Beethoven Analysis – Piano Sonata in Fm (Op. 2)

Beethoven’s first published piano sonata is far longer and more complex than his Kurfursten sonatas, and we see the mature Beethoven for the first time. His basic musical tastes, harmonies, and means of developing material stay firmly in place despite him transforming through three different styles. We also see Haydn’s influence in using a few notes (like the Mannheim rocket) as a base to build the entire movement. Beethoven composed this sonata when he was only 25.

A complete formal and harmonic analysis of the piano sonata is in the video above, a general outline of the form is below.

Form of Fm (Op. 2)

00:00 – The 1st movement uses the Mannheim rocket for its main subject and its inversion for the first subordinate subject. He uses the melody to create a hard dissonance (m2nd) against the harmony of the base. He blurs harmonies a lot with his “triplets” in the second subordinate subject.

5:38 – The 2nd movement is made from recycled material from an unpublished piano trio, but now the material is more complex and is developed more. It features complex melodies with a strong emphasis on rising and falling and a sighing motif. Beethoven is also fond of mixing a chord in the base with a note in the treble that implies the chords’ subdominant. Like in the 1st movement, he cadences with an 11 chord.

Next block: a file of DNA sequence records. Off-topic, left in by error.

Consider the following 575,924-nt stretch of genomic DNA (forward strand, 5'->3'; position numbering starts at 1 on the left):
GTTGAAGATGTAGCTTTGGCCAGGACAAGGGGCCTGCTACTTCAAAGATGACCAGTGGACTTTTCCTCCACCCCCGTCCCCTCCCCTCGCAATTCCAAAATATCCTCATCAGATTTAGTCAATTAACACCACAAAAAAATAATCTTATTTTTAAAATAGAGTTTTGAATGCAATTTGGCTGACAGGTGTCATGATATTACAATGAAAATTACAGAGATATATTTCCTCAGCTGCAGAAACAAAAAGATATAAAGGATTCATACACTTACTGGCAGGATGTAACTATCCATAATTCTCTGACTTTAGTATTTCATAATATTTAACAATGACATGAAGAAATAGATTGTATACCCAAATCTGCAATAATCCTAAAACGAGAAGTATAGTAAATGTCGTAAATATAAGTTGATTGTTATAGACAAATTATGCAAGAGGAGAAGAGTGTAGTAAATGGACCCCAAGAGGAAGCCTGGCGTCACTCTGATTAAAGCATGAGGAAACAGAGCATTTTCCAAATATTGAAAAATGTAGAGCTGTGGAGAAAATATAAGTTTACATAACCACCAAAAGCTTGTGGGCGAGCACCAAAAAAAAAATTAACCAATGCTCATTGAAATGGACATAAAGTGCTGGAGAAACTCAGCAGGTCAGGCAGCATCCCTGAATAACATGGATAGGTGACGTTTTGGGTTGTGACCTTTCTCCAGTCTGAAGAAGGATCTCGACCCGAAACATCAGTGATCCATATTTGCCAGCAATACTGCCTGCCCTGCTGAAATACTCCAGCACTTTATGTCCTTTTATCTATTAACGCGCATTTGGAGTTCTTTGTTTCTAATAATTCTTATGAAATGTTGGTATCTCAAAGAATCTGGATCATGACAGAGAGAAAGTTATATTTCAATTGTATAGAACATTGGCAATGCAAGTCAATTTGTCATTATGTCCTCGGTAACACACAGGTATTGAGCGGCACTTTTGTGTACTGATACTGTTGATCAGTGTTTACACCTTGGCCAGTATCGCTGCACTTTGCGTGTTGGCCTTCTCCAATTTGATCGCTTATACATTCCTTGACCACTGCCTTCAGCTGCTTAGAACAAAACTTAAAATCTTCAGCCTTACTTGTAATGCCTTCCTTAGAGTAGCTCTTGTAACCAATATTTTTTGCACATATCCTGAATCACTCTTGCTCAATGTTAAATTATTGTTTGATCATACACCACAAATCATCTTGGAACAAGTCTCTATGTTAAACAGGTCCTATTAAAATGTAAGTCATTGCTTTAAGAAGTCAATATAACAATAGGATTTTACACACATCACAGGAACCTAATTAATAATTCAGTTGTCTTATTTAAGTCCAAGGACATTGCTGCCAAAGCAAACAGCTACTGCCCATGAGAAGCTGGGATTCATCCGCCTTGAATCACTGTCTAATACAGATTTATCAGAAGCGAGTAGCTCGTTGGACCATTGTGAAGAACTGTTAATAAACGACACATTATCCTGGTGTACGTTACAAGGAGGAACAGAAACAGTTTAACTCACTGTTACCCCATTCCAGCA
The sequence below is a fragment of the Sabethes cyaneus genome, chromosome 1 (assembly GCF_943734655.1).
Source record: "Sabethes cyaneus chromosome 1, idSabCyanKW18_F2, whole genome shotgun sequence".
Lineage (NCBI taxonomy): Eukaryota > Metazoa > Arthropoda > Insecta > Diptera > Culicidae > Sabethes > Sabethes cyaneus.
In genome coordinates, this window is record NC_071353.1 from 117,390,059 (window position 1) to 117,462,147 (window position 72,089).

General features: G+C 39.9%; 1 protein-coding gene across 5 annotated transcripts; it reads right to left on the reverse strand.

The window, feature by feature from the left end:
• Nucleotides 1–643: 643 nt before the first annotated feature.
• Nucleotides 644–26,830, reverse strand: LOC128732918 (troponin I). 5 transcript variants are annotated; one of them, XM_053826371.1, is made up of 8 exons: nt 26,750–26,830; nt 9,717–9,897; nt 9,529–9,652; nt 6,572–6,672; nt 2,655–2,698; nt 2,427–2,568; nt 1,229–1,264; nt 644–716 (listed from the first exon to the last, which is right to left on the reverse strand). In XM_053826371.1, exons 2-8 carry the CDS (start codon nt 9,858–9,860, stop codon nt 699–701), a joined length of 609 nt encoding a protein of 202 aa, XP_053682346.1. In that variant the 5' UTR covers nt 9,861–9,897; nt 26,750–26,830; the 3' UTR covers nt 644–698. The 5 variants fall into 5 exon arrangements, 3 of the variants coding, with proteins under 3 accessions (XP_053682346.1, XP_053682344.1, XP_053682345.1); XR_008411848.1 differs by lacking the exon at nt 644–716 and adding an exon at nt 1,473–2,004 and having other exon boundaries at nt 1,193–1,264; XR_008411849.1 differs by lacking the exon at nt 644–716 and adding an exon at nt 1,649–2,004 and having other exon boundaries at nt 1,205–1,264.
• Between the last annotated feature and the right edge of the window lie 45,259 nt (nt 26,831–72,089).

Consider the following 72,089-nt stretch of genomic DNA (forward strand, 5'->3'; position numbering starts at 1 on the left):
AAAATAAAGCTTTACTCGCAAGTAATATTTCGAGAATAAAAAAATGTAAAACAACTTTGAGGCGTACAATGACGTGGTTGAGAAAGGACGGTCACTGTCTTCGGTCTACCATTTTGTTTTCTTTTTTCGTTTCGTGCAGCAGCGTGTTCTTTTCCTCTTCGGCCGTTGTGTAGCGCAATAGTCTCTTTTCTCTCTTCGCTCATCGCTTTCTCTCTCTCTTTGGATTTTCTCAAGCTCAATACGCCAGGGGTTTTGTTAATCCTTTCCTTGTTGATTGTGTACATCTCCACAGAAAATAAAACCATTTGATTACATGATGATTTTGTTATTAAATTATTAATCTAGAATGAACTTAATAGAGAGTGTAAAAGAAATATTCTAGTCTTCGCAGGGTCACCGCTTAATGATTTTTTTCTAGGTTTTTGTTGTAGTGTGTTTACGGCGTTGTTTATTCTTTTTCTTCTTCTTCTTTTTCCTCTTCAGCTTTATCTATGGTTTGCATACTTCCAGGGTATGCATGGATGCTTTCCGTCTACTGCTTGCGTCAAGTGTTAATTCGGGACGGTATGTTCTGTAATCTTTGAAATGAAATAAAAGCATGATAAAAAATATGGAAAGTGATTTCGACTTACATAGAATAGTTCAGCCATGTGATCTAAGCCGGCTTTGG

10:28 – The 3rd movement has has a murky feeling. The minuet is in Fm, yes, but it doesn’t sound like such a clear, tragic minor piece, because Beethoven uses Bbm (ii) a lot along with Fm. His orchestration as it were is frequently is in 4 parts, suggesting a string quartet. The trio is more straightforward, using a chromatic C-Bh-Bb descent in its latter parts.

13:13 – The 4th movement is volcanic, with less restraint than the other movements, as if Beethoven saving the pent up energy for the last movement. It’s main subject makes great use of 1st-7th-1st notes, a simple cadence, with V9 and viihalfdim chords. The transition is very dense, with many different harmonies squeezed into one measure, like Beethoven is trying his hardest not to play I-V. The subordinate subject is in a minor key (Cm, Fm) but frequently stays in the mediant (III) (Eb, Ab). The long downward scales give a dramatic, tragic feeling to the music, a falling down to ruin.

Advertisements

Leave a Reply

Fill in your details below or click an icon to log in:

WordPress.com Logo

You are commenting using your WordPress.com account. Log Out / Change )

Twitter picture

You are commenting using your Twitter account. Log Out / Change )

Facebook photo

You are commenting using your Facebook account. Log Out / Change )

Google+ photo

You are commenting using your Google+ account. Log Out / Change )

Connecting to %s